Fedor still the pound-for-pound best

WAMMA heavyweight champion Fedor Emelianenko chokes out Tim Sylvia at 'Affliction: Banned' on July...

WAMMA heavyweight champion Fedor Emelianenko chokes out Tim Sylvia at 'Affliction: Banned' on July 19. Tonight, he defends the belt against former UFC heavyweight champion Andrei Arlovski. (Affliction photo)

NEIL SPRINGER -- SLAM! Sports

, Last Updated: 12:01 PM ET

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When mixed-martial-arts fans debate who they think is the top pound-for-pound fighter in the world, the four most common names to pop up are Georges St-Pierre, BJ Penn, Anderson Silva and Fedor Emelianenko.

While each competitor possesses his own strengths and weaknesses, only one has gone undefeated in MMA for eight years -- (The Last Emperor) Fedor Emelianenko.

On the same night Silva got caught by a Ryo Chonan flying heelhook, Emelianenko successfully defended his PRIDE heavyweight title against Antonio Rodrigo Nogueira. Soon after BJ Penn fell victim to Matt Hughes' ground-and-pound, 'The Last Emperor' submitted UFC Hall of Fame inductee Mark Coleman. And one week after St-Pierre ate Matt Serra's fists for dinner at UFC 69, Emelianenko slapped an armbar on Matt Lindland.

Despite all the criticism he receives from certain fans, as well as UFC President Dana White, Emelianenko will remain the best pound-for-pound fighter until he loses or retires. Simply put, no MMA fighter today can match his legacy.

Tonight, Emelianenko gets the opportunity to build on his reputation as the most feared competitor in the sport when he defends his WAMMA heavyweight title against Andrei Arlvoski at 'Affliction: Day of Reckoning.'

"Andrei is one of the best fighters in the world today," Emelianenko said through his translator. "He's a very dangerous opponent. What makes training for him so difficult is he's one of the most well-rounded fighters in MMA."

A former UFC heavyweight champion, Arlovski offers Emelianenko his toughest challenge in years. The hard-hitting Belarusian is considered one of the best heavyweight strikers in the world, but his ground game is doesn't receive the same kind of love from critics. Despite this, Emelianenko doesn't have a particular game plan going into the fight.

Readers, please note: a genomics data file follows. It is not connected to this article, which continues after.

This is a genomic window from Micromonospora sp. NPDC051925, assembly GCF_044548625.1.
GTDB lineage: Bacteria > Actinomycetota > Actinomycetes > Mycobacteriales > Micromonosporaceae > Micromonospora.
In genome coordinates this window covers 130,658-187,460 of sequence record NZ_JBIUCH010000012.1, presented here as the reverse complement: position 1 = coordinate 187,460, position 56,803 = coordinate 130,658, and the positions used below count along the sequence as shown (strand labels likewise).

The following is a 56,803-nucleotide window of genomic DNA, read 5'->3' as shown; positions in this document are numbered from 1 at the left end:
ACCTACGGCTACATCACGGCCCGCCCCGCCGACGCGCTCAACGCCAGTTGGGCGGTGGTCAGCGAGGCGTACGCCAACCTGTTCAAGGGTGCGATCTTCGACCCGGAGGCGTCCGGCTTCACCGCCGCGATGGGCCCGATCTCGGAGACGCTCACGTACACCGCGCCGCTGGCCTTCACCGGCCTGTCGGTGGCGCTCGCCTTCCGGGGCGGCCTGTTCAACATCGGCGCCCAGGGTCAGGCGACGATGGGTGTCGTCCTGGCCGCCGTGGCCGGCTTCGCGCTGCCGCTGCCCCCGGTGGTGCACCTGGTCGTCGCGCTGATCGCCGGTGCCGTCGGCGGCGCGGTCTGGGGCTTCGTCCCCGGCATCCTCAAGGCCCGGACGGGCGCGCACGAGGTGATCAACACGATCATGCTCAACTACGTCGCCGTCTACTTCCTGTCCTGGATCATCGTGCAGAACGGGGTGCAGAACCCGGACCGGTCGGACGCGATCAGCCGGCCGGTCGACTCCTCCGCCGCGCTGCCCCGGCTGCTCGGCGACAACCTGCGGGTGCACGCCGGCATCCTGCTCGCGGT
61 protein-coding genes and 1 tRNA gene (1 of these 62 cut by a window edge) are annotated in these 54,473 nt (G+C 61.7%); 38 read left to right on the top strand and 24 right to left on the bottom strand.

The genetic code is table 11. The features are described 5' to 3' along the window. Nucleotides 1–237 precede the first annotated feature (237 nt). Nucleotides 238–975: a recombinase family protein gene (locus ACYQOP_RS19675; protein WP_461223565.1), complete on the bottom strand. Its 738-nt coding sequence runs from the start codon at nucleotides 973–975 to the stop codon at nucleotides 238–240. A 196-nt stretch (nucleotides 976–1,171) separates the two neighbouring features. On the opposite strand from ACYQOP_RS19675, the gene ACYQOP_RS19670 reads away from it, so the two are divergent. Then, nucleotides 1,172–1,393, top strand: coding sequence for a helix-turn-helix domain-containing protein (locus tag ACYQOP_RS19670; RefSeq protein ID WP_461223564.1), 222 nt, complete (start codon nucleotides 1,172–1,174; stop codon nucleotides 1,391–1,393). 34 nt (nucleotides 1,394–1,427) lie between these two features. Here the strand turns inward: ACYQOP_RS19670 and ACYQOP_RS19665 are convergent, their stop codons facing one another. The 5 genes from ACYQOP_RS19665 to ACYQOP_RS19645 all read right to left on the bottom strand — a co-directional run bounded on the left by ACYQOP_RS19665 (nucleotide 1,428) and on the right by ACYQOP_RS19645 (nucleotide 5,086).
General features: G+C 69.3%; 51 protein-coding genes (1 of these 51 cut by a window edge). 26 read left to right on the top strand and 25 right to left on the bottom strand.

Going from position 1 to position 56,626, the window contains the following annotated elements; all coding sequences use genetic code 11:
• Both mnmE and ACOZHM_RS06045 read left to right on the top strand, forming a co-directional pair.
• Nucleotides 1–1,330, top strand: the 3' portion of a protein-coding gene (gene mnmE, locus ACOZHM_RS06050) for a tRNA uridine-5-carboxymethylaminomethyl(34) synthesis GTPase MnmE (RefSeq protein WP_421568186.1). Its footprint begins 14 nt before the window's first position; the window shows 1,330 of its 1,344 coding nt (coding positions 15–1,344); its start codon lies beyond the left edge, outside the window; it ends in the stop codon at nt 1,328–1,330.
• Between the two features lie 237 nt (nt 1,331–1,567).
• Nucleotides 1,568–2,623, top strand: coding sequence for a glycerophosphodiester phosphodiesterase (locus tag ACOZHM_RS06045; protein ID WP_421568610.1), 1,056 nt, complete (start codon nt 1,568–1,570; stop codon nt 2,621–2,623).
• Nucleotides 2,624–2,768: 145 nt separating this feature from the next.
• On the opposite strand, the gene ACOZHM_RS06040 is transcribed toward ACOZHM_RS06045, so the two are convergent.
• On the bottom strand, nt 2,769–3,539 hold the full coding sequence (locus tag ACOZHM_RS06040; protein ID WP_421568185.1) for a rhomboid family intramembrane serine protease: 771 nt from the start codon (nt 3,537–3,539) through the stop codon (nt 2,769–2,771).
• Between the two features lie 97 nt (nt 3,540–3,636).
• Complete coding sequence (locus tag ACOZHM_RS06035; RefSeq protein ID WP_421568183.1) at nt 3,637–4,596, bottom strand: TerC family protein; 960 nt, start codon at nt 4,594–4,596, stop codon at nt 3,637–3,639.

"To be honest with you, I dont have a specific strategy for Arlovski," he said. "It really depends on what we have to offer one another in the ring.

"With respect to his weaknesses, we have to wait and see what happens in the ring and take advantage of any weaknesses that exist."

Though Emelianenko carries the near-spotless MMA record of 28-1-0 -- his only loss came in 2000 as the result of a cut from an illegal elbow courtesy of Tsuyoshi Kohsaka -- he is often the subject of criticism.

UFC President Dana White's referred to Emelianenko as overrated and has seemingly made it a personal mission to discredit almost all of his accomplishments -- though one suspects he'd be singing a different tune had 'The Last Emperor' signed a UFC contract after the acquisition of Pride Fighting Championships, where Emelianenko was champion for four years.

Many MMA fans have echoed White's statements on various MMA message boards, and recently Arlovski's boxing coach, Freddie Roach, criticized Emelianenko's stand-up game.

"He's a boxing trainer and he's entitled to his opinion," Emelianenko said. "I don't have a perfect boxing style, but I know my flaws and I work on them."

Emelianenko's coach, Vladimir Voronov, was a little less polite about Roach's comments.

"I like people that talk less and perform more," Voronov began. "Women are the ones that talk a lot and men are the ones who get in the ring and perform."

It's no surprise that Emelianenko doesn't seem too fazed by any harsh words that are sent his way. Known for his stone-cold stare in the ring, even Arlovski himself compared the intimidation factor to Mike Tyson when he was in his prime.

"When I'm in the ring, I'm calm both inside and outside," Emelianenko said. "It's just like with any other athlete -- it comes over time and it's a part of my training. One of the things I've always worked on is controlling my emotions. When I was younger I worried a lot and got more nervous. There wasn't any particular fight or moment where I gained control over it, it was a step-by-step process."

This year looks a busy one for the WAMMA heavyweight champion, who hopes to compete as many as four times in 2009. With Arlovski on his plate tonight and an eventual showdown with Josh Barnett on the horizon, any claims that Emelianenko is avoiding top fighters is ridiculous.


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